Bryostain 1, a potent activator of protein kinase C, has antitumor activity against murine lymphoma, leukemia, and melanoma. In vitro, this compound stimulates the release of γ-interferon, interleukins, and hematopoietic growth factors from accessory cells and activates both T- and B-cells. Bryostain 1 is also able to stimulate neutrophils to undergo oxidative burst and degranulation. Because of the ability of this compound to stimulate the immune system, cause release of immune mediators, and activate neutrophils, we have examined its effect on bacterial infection by using the gram-negative bacterium Salmonella typhimurium in mice. We find that animals given injections i.v. of S. typhimurium have a shortened life span if they are also given injections i.p. of nonlethal doses of bryostatin 1. There is a dose-response relationship with 100 µg/kg bryostatin 1 having a greater effect on survival than 40 µg/kg. Below 40 µg/kg there are no effects on survival. Analysis of the first 4 h of Salmonella infection demonstrates that bryostatin 1 does not affect the blood clearance of the bacterium. However, by day 2 of infection greater numbers of bacteria are found in the livers and spleens of mice given injections of bryostatin 1. By day 5, 10-fold more S. typhimurium bacteria are found in the livers and spleens of mice receiving 40 µg/kg of bryostatin 1. To determine whether bryostatin 1 was affecting growth or causing the death of bacteria, we used a Salmonella carrying a plasmid which has a temperature-sensitive origin of replication and is unable to replicate when the bacteria are in mice. This experiment demonstrates that bryostatin 1 represses bacterial killing but does not affect bacterial growth. Bryostatin 1 given i.p. stimulates a transient syndrome of weight loss and diarrhea from which the mice recover and regain weight, suggesting that bryostatin 1 may release a number of important humoral mediators in vivo. The weight loss is exacerbated by Salmonella infection with mice receiving bryostatin 1 and S. typhimurium, in that they lose approximately 33% of body weight prior to death. Thus, at doses used to treat murine tumors, bryostatin 1 treatment does not affect the clearance of S. typhimurium from the blood but does decrease the killing of bacteria in the liver and spleen, leading to early animal death. Such potential effects of bryostatin 1 on the outcome of bacterial infections should be evaluated in ongoing human trials of this agent.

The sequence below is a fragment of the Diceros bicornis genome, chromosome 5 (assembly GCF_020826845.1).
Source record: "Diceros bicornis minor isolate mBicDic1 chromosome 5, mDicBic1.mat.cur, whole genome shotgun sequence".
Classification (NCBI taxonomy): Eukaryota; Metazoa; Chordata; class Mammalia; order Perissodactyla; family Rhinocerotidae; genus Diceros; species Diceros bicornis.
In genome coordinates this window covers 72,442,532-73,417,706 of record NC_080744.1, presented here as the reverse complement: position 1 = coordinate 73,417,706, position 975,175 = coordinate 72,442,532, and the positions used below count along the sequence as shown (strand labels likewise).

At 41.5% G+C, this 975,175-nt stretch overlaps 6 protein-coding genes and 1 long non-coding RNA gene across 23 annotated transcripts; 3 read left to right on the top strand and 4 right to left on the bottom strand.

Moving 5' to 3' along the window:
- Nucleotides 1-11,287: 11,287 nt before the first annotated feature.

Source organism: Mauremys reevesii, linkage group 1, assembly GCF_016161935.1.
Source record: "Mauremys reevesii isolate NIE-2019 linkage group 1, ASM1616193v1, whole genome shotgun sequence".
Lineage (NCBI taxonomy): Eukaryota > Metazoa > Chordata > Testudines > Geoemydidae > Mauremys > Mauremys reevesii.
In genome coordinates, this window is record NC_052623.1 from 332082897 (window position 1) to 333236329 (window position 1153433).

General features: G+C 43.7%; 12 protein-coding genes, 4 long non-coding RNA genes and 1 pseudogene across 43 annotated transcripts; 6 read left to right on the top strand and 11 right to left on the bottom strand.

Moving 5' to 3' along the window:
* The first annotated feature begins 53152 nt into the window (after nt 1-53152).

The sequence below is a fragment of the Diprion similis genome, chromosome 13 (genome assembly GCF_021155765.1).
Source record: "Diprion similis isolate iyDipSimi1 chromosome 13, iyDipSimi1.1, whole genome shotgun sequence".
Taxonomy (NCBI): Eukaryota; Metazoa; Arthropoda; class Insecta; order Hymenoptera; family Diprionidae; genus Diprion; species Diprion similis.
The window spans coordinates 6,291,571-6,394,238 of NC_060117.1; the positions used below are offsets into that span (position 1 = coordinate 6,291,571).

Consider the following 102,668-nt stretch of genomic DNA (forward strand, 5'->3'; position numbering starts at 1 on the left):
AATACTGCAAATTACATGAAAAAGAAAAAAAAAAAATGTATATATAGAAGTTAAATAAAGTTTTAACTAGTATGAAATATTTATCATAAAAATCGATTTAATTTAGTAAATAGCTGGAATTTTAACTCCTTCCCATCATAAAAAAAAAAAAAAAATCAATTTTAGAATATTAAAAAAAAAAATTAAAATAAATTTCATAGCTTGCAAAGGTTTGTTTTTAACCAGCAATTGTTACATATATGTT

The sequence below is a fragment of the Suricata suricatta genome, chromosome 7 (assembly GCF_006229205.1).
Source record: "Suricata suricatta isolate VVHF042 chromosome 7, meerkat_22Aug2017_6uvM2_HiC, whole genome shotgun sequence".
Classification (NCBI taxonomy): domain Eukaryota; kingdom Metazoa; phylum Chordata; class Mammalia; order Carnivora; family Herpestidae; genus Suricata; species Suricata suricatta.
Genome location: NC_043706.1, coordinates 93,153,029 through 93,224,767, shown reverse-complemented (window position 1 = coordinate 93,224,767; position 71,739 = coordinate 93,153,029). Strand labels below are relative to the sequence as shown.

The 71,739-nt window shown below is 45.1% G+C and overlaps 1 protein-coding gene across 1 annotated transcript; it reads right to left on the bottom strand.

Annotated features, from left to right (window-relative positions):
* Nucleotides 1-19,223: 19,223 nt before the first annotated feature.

This work was supported by the Institute of Naval Research (A. S. K.) by grant CA16049 from the Division of Cancer Treatment, National Cancer Institute, Department of Health and Human Services, by the Fannie E. Rippel Foundation, by the Arizona Disease Control Research Commission, and by the Robert B. Dalton Endowment Fund (G. R. P.)

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